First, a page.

What a spectacle

The subtitle of Alex Preda’s The Spectacle of Expertise is ‘why financial analysts perform in the media.’ I was interested because the everyday perception many people have of economists is shaped by seeing City economists talking about markets up, exchange rates down, inflation either up or down…. whereas of course most economists don’t do financial or macroeconomics. Yet the financial markets and commentary on them define the subject for so many.

Anyway, the book is rather interesting. It’s a sociology or ethnography largely based on fieldwork in Hong Kong, where there are many, many more financial programmes to be filled with expert commentary, and it seems that for many people working in the markets there is pretty much a full time career phase of going around the studios performing. The best known even get hired to advertise other products – a new hair conditioner being a ‘good investment’ for instance.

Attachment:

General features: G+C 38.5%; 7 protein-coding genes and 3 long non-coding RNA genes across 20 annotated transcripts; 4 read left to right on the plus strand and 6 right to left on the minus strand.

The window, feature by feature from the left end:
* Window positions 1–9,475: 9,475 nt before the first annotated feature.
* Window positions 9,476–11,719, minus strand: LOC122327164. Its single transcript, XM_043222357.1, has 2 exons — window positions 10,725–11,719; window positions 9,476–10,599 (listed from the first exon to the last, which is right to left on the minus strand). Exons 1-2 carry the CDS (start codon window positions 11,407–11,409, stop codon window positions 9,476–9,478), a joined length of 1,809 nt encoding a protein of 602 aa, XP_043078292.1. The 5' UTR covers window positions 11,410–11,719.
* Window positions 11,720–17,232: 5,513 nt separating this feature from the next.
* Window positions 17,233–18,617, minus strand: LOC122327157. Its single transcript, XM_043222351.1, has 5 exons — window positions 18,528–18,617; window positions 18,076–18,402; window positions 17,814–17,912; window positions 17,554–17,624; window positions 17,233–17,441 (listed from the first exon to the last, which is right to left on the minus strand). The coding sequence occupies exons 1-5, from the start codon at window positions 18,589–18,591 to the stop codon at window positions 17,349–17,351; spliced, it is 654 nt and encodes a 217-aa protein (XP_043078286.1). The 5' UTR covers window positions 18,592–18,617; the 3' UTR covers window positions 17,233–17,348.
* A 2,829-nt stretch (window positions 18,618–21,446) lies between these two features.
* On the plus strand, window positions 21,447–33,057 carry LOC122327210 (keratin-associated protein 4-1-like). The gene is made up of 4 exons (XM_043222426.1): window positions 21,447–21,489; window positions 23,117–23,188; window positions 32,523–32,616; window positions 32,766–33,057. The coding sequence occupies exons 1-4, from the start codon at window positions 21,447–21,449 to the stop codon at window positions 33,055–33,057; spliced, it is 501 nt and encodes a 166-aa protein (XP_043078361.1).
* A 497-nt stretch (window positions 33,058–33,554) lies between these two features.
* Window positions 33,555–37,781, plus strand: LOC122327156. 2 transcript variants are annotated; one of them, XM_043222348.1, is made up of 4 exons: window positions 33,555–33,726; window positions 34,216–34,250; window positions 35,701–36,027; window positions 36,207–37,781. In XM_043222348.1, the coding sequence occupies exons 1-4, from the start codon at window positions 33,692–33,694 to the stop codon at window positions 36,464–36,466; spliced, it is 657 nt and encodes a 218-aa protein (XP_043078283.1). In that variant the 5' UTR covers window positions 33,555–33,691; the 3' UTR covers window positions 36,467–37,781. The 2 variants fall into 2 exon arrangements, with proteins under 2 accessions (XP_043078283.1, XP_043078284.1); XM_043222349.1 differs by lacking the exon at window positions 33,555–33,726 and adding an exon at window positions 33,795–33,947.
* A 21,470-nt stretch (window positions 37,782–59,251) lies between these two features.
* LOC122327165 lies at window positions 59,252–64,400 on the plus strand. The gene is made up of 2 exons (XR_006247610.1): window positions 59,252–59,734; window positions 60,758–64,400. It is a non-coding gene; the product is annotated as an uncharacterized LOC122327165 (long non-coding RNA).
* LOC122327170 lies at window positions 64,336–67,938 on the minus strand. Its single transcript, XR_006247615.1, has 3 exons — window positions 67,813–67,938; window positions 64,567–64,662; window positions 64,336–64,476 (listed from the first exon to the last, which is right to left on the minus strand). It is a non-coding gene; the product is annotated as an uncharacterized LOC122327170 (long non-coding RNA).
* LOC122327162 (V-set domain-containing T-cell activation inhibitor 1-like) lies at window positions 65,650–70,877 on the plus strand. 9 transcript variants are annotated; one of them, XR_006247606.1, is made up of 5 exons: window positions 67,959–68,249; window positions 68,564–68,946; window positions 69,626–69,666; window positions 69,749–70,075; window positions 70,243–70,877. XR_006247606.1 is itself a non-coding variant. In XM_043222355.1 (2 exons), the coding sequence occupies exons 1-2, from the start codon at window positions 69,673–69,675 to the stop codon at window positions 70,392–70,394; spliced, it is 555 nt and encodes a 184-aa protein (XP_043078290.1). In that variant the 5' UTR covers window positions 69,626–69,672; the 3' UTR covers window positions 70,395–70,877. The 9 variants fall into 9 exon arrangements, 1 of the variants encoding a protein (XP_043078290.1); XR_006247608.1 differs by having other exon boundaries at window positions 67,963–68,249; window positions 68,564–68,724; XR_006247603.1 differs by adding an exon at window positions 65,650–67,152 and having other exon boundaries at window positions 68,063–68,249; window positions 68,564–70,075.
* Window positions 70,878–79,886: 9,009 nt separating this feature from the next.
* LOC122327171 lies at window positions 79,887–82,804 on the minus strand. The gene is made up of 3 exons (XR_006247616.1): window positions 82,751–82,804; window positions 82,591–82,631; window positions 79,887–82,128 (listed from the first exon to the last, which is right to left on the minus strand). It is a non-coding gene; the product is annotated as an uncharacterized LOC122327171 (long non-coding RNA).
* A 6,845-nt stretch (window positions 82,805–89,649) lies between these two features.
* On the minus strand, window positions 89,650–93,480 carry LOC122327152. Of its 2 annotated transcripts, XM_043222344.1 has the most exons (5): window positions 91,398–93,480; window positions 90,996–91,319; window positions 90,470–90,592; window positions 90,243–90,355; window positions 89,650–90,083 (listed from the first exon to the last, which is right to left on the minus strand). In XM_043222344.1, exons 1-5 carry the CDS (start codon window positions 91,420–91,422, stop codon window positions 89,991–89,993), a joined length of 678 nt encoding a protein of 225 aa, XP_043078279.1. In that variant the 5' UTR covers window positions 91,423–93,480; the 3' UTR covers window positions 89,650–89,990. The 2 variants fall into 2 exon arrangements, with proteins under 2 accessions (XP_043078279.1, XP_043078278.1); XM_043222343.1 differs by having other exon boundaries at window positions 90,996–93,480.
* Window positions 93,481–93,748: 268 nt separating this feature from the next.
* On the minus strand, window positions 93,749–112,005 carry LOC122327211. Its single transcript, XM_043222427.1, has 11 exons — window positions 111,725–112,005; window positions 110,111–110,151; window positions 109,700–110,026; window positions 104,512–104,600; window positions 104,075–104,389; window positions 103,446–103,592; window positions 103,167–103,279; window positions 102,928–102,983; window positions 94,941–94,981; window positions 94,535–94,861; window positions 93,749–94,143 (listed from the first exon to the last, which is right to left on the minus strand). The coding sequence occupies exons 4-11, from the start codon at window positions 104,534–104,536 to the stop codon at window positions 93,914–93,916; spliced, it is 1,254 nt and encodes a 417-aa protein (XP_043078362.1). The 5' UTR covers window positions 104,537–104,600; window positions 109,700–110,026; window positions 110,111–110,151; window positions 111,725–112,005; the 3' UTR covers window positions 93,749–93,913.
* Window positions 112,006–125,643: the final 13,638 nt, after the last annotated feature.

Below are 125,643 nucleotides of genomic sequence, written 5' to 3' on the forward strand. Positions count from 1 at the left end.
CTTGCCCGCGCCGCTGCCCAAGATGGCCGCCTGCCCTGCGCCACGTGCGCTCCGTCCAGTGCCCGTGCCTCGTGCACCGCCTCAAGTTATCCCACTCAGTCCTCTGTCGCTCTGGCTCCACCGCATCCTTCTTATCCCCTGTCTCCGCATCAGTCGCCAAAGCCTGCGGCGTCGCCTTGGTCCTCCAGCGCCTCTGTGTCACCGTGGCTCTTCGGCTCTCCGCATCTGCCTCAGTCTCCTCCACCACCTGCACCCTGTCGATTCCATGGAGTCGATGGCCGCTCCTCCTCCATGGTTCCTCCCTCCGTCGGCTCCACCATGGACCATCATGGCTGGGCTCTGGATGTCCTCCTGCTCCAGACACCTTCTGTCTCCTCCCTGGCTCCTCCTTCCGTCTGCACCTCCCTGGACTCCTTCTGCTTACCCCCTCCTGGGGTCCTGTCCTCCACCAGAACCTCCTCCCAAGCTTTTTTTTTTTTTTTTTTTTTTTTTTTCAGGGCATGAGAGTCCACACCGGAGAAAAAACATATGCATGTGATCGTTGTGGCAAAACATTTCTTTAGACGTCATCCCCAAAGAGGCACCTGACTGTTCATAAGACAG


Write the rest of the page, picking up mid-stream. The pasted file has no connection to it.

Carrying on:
Prada describes the whole spectacle (yes, Debord, hello), a performance requiring a team – the expert talking head but also their research assistants back on the trading floor, the programme anchor, the producer and their team, the make-up artists and sound technicicans. All in the interest of selling more finance products and growing the sector. In the financial realm of exchanging digitised symbols, the embodied reality of a persuasive talker with good make-up and a Bloomberg screen accessible on their phone is central.